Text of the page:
Sherlock Holmes and John Watson are going to take a look at the data

The lecture was given to the Intervarsity group at Duke University.

Speaker bio:

As it says on the main page, my name is Neil Shenvi; I am currently a research scientist with Prof. Weitao Yang at Duke University in the Department of Chemistry. I was born in Santa Cruz, California, but grew up in Wilmington, Delaware. I attended Princeton University as an undergraduate where I worked on high-dimensional function approximation with Professor Herschel Rabitz. I became a Christian in Berkeley, CA where I did my PhD in Theoretical Chemistry at UC – Berkeley with Professor Birgitta Whaley. The subject of my PhD dissertation was quantum computation, including topics in quantum random walks, cavity quantum electrodynamics, spin physics, and the N-representability problem. From 2005-2010, I worked as a postdoctoral associate with Prof. John Tully at Yale where I did research into nonadiabatic dynamics, electron transfer, and surface science.

Here’s the lecture:

The MP3 file of the lecture is here for those who prefer audio.

For those who don’t have the bandwidth to watch or listen to the lecture, here’s a paper that has similar information that Neil wrote.


The earliest followers of Jesus were emphatic about the centrality of the Resurrection to the gospel, the core message of Christianity.  To those in the city of Corinth who were questioning the necessity and perhaps even the factuality of the Resurrection, the apostle Paul wrote: ‘if Christ has not been raised, your faith is futile; you are still in your sins’ (1. Cor. 15:17).  The reason for this connection is clear if we understand the gospel itself.  The gospel of Jesus does not say: “Here are the rules; if you obey them, God will bless you.  Otherwise, God will curse you.”  Rather the gospel says: “You have broken God’s rules and deserve God’s curse.  But Jesus was crucified for your sins and raised to life as a declaration that payment was made in full.  You can now be accepted by God not on the basis of what you have done but on the basis of what Jesus has done for you.”  Without the Resurrection, says Paul, Christians would have no assurance that they are accepted by God or that Jesus has truly paid their debt in full.  Consequently, the factuality of the Resurrection is of utmost importance to Christians.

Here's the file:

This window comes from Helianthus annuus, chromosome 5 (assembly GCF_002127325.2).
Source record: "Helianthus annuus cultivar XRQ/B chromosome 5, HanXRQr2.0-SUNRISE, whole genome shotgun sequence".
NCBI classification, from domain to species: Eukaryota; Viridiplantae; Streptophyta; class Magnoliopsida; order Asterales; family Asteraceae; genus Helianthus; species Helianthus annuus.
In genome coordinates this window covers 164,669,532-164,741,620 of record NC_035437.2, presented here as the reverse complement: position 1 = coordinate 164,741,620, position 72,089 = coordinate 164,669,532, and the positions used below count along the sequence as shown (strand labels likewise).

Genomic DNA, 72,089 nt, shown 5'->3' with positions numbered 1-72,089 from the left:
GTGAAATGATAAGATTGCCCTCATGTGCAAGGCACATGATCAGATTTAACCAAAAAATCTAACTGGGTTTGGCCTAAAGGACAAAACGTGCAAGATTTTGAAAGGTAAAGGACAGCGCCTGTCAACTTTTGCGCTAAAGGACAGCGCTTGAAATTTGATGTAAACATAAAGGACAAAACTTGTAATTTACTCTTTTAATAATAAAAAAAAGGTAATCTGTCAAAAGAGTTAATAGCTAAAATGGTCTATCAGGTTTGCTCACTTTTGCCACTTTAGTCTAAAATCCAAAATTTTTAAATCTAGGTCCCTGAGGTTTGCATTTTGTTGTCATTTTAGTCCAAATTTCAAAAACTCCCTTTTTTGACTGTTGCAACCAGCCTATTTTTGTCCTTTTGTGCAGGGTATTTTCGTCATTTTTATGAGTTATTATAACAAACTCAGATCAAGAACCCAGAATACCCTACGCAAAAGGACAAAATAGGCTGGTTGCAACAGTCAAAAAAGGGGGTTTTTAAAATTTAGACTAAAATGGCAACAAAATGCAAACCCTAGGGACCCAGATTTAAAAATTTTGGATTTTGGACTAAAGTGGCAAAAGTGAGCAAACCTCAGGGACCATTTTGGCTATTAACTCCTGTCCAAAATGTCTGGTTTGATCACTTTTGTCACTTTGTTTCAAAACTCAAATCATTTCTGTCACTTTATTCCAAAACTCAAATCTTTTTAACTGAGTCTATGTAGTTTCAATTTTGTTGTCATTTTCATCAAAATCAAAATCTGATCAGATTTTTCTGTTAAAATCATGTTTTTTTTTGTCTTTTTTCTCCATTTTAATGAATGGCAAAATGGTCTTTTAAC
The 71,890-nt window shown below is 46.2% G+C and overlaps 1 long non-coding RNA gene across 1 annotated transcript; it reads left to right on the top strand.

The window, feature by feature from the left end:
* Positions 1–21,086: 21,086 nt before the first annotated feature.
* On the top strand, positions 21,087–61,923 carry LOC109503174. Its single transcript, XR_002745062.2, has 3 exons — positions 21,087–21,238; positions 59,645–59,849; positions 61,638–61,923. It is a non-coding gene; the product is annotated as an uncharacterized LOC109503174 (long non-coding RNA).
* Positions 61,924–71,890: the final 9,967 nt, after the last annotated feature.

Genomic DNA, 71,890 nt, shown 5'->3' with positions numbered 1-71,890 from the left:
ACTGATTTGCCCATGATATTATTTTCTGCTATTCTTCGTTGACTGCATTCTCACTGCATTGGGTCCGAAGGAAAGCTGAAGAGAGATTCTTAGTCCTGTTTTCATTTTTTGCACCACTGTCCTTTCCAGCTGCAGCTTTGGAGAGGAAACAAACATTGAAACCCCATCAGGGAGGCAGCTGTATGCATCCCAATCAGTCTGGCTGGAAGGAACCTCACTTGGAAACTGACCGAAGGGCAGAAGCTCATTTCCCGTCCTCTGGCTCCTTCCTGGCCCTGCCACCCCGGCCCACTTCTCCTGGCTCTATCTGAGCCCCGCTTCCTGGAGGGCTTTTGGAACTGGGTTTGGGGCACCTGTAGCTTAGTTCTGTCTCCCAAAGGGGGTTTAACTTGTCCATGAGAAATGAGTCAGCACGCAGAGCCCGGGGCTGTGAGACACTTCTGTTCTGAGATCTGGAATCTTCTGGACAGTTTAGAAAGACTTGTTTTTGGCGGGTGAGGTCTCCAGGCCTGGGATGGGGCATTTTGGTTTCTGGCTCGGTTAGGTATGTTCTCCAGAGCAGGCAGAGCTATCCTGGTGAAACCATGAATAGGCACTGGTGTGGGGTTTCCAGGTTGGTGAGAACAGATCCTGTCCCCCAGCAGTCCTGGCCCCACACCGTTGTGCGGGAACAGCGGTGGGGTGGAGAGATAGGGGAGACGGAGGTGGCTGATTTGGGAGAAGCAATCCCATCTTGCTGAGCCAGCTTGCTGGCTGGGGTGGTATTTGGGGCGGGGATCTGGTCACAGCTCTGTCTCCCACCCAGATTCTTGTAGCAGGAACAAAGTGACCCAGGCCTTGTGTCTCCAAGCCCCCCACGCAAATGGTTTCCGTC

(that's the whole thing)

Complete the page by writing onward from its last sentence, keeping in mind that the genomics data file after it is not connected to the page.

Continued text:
[…]Before we can examine the evidence, we must first assess the reliability of the New Testament documents since these provide us with the most accurate information we have about the life and ministry of Jesus.  One of the easiest ways to discount the historicity of the Resurrection and of Christianity in general is to claim that the records we have of Jesus’ life are legendary rather than historical.  The main problem with such claims is that they run counter to a massive amount of evidence that we have for the general historical reliability of the New Testament.

[…]Modern critical scholars –such as the participants of the widely known Jesus Seminar- assume that only a small fraction of the New Testament is historical and that the majority of the material is either fictional or only loosely based on historical facts.  To determine what material is historical, they use three major criteria 1) the criterion of multiple attestation 2) the criterion of embarrassment 3) the criterion of dissimilarity.  If a saying or action recorded in the New Testament gospels meets one or more of these criteria, it is considered more likely –though by no means certain- that this material is historical.  Obviously, as an evangelical Christian, I believe that there are serious flaws in the assumptions made by these scholars.  But as we will see below, the Resurrection accounts meet all three of these major criteria of historicity.

[…]Lastly, I think it is very important to consider what alternative, naturalistic explanations have been put forward to explain the Resurrection.  As I mentioned before, many skeptics assume that there must be some plausible, naturalistic explanation for the Resurrection without ever considering the evidence.